hypocrisy

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Hypocrisy’s Usefulness in Testing Spirits

Monday, March 5th, 2007

The news has been featuring a number of intriguing stories about hypocrites.

At the forefront is Al Gore’s carbon footprint. The former vice president has been telling us the world is coming to an end because of our excessive energy-consumption, yet his electric bill is $1,200 a month.

Then there is Ted Haggard, the fallen leader of the National Association of Evangelicals and pastor of the New Life Church in Colorado Springs. After a male prostitute accused him of homosexual activity and drug abuse, Haggard checked himself into rehab. Three weeks later he was pronounced “completely heterosexual.” The public is understandably having trouble believing him.

Another story that has somehow passed under the radar is the inconsistency of bioethicist Peter Singer. For years Singer has been redefining human life by coining the phrase “human non-person” to refer to fetuses, newborn babies, the disabled, and the terminally ill. The hope is that the phrase will prove a worthy salve for postmodern consciences desirous to justify abhorrent practices such as abortion and euthanasia. Hundreds have been influenced by Singer’s humanistic philosophies. But how well does he do when he is personally confronted with them? Not well, as a recent story reveals. When Singer’s own mother became a “human non-person,” he couldn’t bring himself to end her life. When “ethics” got personal, Singer chose to allow nature to take its course.

People of principle relish stories like these because they validate our suspicions. We can’t believe that people actually think their mothers and children are “human non-persons.” We know a lot of these televangelists are religious hucksters in disguise. We’ve always had a feeling that celebrities and politicians don’t practice what they preach. But is hypocrisy really evidence that we’re right?

John wrote, “Beloved, do not believe every spirit, but test the spirits to see whether they are from God, for many false prophets have gone out into the world” (1 Jn. 4:1). What did he mean by “test the spirits?” The idea is borrowed from metallurgy, the ancient technique of separating metals from their ores using fire. Just as the metallurgist tests his metals by the standard of a fiery cauldron, Christians must examine and prove every teacher by the standard of truth.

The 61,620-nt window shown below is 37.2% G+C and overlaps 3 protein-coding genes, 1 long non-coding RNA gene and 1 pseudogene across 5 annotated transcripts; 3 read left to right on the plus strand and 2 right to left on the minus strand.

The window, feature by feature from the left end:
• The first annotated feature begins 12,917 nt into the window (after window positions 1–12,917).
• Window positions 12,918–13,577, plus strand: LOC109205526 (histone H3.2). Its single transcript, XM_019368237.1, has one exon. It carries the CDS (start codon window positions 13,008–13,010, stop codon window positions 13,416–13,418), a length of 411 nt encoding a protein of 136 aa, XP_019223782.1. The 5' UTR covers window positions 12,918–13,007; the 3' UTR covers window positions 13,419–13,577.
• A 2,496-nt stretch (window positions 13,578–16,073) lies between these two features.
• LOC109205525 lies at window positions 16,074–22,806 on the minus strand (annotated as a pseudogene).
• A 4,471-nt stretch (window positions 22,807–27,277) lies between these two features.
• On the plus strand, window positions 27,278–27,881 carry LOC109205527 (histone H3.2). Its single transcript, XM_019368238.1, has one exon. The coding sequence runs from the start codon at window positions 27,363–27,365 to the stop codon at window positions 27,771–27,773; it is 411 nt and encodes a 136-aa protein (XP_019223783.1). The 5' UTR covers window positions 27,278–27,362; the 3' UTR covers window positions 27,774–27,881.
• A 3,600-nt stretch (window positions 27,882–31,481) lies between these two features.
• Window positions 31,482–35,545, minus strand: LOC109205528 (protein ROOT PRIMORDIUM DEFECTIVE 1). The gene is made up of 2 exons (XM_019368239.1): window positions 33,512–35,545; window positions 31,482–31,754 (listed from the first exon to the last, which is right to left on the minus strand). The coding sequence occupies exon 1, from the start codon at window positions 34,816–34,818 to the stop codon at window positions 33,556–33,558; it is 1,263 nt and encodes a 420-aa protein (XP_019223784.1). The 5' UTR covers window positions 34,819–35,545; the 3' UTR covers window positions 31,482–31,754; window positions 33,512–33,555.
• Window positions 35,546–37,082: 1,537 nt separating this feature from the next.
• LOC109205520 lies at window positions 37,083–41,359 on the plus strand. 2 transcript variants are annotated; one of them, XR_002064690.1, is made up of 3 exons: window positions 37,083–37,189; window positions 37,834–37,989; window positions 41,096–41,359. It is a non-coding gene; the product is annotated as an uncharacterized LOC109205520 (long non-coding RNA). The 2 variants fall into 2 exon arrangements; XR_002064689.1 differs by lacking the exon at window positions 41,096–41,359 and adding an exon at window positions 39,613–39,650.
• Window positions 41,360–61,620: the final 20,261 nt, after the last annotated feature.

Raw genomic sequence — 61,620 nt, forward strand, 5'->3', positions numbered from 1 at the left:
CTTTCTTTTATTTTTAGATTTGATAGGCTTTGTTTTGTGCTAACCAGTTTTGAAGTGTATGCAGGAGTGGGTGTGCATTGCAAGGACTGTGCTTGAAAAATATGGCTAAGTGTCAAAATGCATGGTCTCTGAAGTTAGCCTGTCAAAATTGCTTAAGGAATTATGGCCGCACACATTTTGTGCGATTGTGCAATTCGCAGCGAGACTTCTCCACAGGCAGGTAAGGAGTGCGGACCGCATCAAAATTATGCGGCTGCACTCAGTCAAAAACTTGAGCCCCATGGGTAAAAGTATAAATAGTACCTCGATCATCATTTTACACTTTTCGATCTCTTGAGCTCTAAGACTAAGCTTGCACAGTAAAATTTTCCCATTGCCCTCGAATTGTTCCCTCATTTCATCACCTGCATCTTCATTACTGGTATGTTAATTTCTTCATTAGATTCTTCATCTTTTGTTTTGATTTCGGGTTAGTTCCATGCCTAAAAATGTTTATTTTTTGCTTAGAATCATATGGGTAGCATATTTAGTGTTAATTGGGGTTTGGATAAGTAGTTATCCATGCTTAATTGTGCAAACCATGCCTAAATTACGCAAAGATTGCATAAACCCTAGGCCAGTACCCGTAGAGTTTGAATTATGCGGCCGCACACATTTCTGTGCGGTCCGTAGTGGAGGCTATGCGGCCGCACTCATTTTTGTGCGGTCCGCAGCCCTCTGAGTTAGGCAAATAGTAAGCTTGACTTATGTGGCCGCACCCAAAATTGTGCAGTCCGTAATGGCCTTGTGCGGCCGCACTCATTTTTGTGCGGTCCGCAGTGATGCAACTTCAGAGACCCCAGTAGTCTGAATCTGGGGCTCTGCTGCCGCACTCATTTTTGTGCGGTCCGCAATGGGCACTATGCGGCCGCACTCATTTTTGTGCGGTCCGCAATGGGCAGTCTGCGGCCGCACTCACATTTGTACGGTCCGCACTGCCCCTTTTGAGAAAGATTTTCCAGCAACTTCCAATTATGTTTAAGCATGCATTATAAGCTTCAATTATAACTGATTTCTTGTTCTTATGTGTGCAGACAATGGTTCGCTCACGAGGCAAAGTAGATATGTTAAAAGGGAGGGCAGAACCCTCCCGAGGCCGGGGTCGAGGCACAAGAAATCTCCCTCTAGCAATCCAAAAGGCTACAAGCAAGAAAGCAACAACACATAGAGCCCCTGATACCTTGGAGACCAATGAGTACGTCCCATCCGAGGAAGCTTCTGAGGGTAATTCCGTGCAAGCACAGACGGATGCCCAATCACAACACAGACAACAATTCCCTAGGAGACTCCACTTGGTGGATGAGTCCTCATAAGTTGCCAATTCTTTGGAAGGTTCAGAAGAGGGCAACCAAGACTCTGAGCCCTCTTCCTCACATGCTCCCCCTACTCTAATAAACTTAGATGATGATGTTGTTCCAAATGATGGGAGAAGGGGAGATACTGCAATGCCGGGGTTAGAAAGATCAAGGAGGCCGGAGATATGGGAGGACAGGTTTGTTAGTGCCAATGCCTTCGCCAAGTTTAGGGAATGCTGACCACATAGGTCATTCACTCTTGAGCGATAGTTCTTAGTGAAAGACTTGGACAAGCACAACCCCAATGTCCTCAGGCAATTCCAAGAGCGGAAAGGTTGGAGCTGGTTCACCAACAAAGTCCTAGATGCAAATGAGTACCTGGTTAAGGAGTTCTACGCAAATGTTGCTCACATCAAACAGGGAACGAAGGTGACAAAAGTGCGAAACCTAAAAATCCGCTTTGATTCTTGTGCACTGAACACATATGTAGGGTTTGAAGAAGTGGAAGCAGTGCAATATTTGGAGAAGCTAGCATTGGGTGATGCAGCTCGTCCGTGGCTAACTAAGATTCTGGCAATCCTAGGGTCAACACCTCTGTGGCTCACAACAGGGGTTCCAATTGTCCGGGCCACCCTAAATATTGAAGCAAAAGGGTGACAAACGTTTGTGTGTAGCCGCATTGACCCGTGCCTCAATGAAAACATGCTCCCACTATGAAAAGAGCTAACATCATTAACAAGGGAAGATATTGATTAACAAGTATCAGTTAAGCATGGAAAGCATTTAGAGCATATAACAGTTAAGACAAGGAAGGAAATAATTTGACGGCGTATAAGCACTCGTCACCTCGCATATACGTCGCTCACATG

But is practice that standard? That is what we are saying if we use hypocrisy as a guide. Hypocrisy may be ugly; the Lord hated it (Mt. 6:1-2, 5, 16; 7:5; 15:7-9; 22:18; 23:2-33; et al.). However, hypocrisy cannot be used as the standard for judging whether or not something is true. If that were the case, then Haggard’s example proves homosexual behavior is acceptable, and Al Gore’s example, on its own, proves that Global Warming is a farce.

Practice cannot serve as a standard because it’s far too subjective. Sure, Haggard fell, but Christ didn’t. He’s the one who originally established the sinfulness of homosexual behavior (Rom. 1:26-27; 1 Cor. 6:9-10). Thousands of other preachers have lived up to their teaching, enough to relegate Haggard to the category of “exception to the rule.”

Moreover, hypocrisy is often the result of a disconnect between what a person believes in his heart and what he actually does. True, some are liars and know what they’re saying is false. But I think most hypocrites are just believers floundering in their own weaknesses, whether they are church leaders, philosophers, or heads of state.

The standard for truth is God’s Word. Because it is inspired (God-breathed), it can claim objectivity (2 Tim. 3:16-17; 2 Pet. 1:20-21). While many of its heralds failed to live up to its doctrine at times, including some of the apostles, it has never wavered.

Hypocrisy should be shunned; dishonesty should never be tolerated. But let God’s Word be the judge. If we’re not careful, we’ll arrive at the wrong conclusion because we tested our propositions in the wrong fire.